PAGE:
“A ripping good read. The book should appeal to a general public continuously drawn to the founders and the world they made, and it also has much to say to scholars who thought they knew this period well. This book will become a prerequisite for a greater understanding of the volatile and passionate politics of our national government’s early years. Joanne Freeman is to be congratulated; her deft blending of culture and politics reveals how much we still have to learn from the political history of the founding period.”—Stan Deaton, The Virginia Magazine of History and Biography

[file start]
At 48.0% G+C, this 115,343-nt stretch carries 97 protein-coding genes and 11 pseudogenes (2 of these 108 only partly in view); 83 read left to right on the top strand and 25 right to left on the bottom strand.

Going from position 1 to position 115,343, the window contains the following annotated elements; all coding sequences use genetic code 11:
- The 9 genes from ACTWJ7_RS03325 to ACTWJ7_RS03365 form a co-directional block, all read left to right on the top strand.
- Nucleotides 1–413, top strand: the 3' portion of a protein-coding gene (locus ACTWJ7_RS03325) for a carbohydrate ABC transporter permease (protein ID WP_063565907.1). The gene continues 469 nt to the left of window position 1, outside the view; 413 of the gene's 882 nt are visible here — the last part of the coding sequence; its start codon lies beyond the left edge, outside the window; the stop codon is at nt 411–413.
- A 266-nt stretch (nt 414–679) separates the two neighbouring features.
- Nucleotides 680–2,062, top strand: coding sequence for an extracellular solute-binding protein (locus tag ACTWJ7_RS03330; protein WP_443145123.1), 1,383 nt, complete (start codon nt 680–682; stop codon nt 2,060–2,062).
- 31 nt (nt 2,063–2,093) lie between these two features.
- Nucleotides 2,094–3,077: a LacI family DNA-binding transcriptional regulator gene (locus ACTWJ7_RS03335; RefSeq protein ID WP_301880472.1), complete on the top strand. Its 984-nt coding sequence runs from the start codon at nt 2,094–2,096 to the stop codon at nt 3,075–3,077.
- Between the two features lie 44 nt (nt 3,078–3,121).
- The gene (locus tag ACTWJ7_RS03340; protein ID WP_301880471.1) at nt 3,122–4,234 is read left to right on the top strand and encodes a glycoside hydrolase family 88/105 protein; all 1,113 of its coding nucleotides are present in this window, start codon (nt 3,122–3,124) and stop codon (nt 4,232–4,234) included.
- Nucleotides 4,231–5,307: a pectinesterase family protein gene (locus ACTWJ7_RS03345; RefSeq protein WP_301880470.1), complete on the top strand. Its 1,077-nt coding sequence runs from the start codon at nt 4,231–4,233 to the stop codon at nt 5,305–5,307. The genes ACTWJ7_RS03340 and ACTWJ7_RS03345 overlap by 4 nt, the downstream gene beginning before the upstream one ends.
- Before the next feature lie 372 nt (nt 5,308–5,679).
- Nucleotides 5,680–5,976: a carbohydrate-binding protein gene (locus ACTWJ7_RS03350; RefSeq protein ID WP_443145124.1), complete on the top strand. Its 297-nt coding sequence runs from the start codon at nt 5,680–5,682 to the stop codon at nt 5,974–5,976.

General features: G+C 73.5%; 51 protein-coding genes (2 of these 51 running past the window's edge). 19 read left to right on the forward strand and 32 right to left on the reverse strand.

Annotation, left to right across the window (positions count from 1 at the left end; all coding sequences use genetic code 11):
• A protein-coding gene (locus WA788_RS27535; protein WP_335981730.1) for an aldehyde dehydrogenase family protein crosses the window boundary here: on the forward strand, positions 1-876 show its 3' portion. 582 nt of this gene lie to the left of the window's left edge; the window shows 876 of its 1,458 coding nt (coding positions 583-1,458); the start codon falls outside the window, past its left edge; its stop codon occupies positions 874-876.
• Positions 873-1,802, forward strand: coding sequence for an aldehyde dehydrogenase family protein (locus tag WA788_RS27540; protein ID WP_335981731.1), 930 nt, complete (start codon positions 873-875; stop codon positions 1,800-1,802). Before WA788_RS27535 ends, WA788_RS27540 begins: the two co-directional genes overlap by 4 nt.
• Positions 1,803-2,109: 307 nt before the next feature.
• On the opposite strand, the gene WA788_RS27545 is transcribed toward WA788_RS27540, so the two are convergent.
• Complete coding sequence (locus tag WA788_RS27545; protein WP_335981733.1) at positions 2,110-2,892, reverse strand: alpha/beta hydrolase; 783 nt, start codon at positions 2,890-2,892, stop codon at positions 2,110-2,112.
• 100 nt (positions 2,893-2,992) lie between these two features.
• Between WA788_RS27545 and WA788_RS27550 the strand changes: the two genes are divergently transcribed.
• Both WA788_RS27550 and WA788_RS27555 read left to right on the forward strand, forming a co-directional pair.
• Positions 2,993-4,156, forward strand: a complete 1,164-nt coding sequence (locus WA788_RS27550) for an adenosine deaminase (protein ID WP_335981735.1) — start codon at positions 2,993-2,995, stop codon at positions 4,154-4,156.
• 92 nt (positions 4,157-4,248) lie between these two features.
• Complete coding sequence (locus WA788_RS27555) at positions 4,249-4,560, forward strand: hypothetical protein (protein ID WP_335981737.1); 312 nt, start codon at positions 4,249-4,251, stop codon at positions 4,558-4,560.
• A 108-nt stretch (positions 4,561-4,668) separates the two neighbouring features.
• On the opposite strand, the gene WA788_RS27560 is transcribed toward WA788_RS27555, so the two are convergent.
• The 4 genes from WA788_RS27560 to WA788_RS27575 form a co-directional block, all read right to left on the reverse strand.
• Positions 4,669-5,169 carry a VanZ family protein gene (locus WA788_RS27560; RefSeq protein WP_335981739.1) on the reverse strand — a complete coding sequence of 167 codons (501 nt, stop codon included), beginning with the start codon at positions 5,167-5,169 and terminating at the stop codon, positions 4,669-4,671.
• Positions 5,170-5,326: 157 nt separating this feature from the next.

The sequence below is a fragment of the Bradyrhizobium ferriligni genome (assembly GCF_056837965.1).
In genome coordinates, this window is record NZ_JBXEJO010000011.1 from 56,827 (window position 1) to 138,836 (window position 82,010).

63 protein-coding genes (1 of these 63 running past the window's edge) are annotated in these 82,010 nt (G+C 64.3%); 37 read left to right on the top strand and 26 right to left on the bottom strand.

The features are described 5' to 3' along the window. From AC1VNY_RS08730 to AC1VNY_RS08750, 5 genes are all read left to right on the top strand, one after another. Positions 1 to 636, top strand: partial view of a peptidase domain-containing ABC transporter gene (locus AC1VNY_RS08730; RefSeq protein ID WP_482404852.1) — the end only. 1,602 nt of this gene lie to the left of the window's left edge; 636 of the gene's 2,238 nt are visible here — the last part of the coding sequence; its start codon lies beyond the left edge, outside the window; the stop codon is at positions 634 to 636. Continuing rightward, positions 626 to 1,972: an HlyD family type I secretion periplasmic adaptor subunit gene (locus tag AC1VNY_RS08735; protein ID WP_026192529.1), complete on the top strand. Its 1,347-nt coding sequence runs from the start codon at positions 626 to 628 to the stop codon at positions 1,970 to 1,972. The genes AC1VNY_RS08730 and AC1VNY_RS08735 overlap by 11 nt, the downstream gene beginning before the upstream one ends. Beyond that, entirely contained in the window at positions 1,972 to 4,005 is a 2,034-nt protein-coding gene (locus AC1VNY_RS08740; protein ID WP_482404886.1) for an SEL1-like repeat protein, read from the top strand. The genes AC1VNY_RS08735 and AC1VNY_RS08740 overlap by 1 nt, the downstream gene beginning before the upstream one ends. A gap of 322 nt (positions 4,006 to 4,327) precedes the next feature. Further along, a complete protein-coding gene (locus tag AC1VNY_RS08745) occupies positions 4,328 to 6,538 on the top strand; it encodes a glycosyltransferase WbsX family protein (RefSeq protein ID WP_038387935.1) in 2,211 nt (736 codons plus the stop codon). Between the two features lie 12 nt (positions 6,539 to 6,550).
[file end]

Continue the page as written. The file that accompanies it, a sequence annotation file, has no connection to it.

“[A] wonderfully written and deeply engaging book. I suspect we will be grappling with its implications for a long time to come.”—Jeanne Boydston, Journal of Southern History

Affairs of Honor should be required reading for all students of the early national period.”—Carl J. Richard, Florida Historical Quarterly

Affairs of Honor is the most important book that has been written on the origins of American politics in many, many years. Joanne Freeman’s work is enormously original, and the scholarship is impeccable. This book is a real breakthrough—we’ll never look at politics in this period in the same way.”—Jan Lewis, Rutgers University